The dress code was purple, and the only requirement was to party. Hundreds of people obliged Saturday as Spike Lee threw a huge outdoor party for Prince ahead of the late legend's 58th birthday.
Al Sharpton, Rosie Perez, former Prince associates and others joined the crowd in paying tribute to the late superstar, whose birthday is Tuesday.
Prince died April 21, and an autopsy revealed this week that he had died of an accidental overdose of fentanyl, a powerful opioid painkiller. But the focus Saturday was on Prince's life and music, not his death.
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For six hours, fans of all ages jammed to hits like "When Doves Cry," ''Starfish and Coffee," ''Erotic City" and more under the hot sun. Some dressed as their idol, while others wore T-shirts that bore his likeness; others donned purple hair, while one woman had his famous symbol shaved on the back of her head.
"Y'all came to celebrate Prince today? Will you celebrate him tomorrow? Will you celebrate him next week? Will you celebrate him next year? Will you celebrate him the rest of your life?" TV host Sway Calloway asked the crowd, to cheers.
Spike Lee entered the party holding a gold Prince symbol, followed by a troupe of kid drummers, all wearing purple. Lee took turns with Sway as emcee of the event.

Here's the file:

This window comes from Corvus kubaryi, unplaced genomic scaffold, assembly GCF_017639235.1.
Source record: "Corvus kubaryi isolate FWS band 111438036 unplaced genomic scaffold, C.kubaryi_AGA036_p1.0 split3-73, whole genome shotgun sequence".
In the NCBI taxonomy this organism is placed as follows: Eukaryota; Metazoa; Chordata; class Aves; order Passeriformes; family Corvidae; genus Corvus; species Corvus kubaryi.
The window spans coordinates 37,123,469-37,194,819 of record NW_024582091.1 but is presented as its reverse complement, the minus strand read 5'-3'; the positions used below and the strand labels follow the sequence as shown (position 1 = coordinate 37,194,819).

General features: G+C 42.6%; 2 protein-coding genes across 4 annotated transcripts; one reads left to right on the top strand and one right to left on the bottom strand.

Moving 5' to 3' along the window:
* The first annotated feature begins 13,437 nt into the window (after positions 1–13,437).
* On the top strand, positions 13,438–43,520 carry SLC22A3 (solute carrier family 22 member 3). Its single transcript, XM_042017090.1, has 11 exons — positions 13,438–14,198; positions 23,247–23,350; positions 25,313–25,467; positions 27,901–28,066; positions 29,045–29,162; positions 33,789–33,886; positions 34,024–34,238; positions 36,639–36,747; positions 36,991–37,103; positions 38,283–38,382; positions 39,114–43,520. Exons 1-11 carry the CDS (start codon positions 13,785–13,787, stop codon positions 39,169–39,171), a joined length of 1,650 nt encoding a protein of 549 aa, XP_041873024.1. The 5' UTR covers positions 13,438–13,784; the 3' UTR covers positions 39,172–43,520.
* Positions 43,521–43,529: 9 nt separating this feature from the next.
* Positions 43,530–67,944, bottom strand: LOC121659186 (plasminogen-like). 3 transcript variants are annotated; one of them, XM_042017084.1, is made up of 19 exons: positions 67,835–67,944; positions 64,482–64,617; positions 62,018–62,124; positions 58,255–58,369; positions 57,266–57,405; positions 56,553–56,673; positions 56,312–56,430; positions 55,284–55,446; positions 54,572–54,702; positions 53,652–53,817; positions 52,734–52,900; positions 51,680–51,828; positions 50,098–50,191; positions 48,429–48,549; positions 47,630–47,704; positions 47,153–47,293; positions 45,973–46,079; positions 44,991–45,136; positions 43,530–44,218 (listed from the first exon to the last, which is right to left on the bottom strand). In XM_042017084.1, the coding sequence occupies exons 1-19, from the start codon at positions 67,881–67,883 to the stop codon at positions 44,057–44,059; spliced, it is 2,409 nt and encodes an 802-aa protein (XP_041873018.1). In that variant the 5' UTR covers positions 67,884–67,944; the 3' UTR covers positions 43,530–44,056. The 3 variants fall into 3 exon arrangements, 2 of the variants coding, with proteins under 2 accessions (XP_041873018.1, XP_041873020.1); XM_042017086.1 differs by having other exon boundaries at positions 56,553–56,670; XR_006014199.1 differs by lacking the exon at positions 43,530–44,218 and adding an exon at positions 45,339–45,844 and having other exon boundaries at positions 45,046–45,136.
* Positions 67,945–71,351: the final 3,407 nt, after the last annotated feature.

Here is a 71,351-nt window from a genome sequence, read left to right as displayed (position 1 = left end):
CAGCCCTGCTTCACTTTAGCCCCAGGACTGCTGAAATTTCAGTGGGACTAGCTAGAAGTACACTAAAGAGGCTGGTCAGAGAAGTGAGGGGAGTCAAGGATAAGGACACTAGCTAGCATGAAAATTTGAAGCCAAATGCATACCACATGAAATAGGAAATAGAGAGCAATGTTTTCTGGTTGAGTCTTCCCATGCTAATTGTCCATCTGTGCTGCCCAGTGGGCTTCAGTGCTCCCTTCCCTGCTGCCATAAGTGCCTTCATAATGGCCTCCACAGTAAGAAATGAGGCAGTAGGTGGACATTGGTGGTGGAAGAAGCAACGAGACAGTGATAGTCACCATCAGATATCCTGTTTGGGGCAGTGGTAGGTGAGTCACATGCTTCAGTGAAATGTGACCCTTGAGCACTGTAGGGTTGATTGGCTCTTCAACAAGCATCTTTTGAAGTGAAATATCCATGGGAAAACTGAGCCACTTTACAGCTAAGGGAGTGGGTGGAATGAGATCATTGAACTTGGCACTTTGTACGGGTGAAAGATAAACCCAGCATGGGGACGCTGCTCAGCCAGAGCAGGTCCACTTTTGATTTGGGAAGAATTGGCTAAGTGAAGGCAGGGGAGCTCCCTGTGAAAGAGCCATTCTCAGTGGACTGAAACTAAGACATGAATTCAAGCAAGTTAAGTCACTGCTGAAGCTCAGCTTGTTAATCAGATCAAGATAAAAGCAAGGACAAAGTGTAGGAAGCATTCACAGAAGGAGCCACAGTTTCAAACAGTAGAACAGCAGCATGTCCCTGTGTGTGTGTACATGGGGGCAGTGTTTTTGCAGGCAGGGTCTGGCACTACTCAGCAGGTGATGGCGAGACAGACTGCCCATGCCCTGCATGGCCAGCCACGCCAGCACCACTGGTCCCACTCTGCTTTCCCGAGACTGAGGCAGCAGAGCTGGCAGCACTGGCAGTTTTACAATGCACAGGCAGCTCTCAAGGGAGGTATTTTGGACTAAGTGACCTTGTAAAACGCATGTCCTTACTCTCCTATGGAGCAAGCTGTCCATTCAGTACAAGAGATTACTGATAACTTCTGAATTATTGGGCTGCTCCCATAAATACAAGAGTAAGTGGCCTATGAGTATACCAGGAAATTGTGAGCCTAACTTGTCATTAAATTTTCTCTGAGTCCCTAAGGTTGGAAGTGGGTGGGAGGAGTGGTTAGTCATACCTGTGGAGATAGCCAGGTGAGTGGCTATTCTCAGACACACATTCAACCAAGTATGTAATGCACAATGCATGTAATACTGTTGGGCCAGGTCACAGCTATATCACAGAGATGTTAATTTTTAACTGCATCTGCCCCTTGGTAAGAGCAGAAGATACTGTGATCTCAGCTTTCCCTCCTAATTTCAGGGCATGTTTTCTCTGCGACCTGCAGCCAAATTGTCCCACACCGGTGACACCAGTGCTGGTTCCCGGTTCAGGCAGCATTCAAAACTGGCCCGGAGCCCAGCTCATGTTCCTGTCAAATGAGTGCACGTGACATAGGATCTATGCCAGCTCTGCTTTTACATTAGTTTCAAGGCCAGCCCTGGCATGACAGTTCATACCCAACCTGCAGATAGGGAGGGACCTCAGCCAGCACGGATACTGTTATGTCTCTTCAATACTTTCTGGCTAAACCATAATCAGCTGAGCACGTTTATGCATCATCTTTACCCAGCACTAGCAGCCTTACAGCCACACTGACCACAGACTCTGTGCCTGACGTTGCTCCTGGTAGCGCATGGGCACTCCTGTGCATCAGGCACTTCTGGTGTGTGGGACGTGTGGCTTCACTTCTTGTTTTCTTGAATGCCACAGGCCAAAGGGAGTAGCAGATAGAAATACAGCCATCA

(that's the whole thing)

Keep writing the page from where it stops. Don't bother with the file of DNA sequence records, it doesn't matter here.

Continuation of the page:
Sharpton and others also acknowledged the loss of another icon, Muhammad Ali, who died early Saturday morning.
"As one who knew him for many years, I told Spike maybe he left 'cause he heard there was a jam session," Sharpton said. "And Prince has heated up the band on the other side. And somewhere I see Ali waving his hands saying 'Purple Rain, Purple Rain." They're having a big jam session."
Musician Andre Cymone, who played with Prince and knew him since childhood, said he was still mourning.
"I'm still in shock. A beautiful brother, and I'm lost. I can't even put it into words," he told the crowd.
Basketball great Earl "The Pearl" Monroe and John Salley also spoke at the event.
Lee held an impromptu dance party in Brooklyn after the singer died on April 21. He also held a similar celebration honoring Michael Jackson in the years since his 2009 death.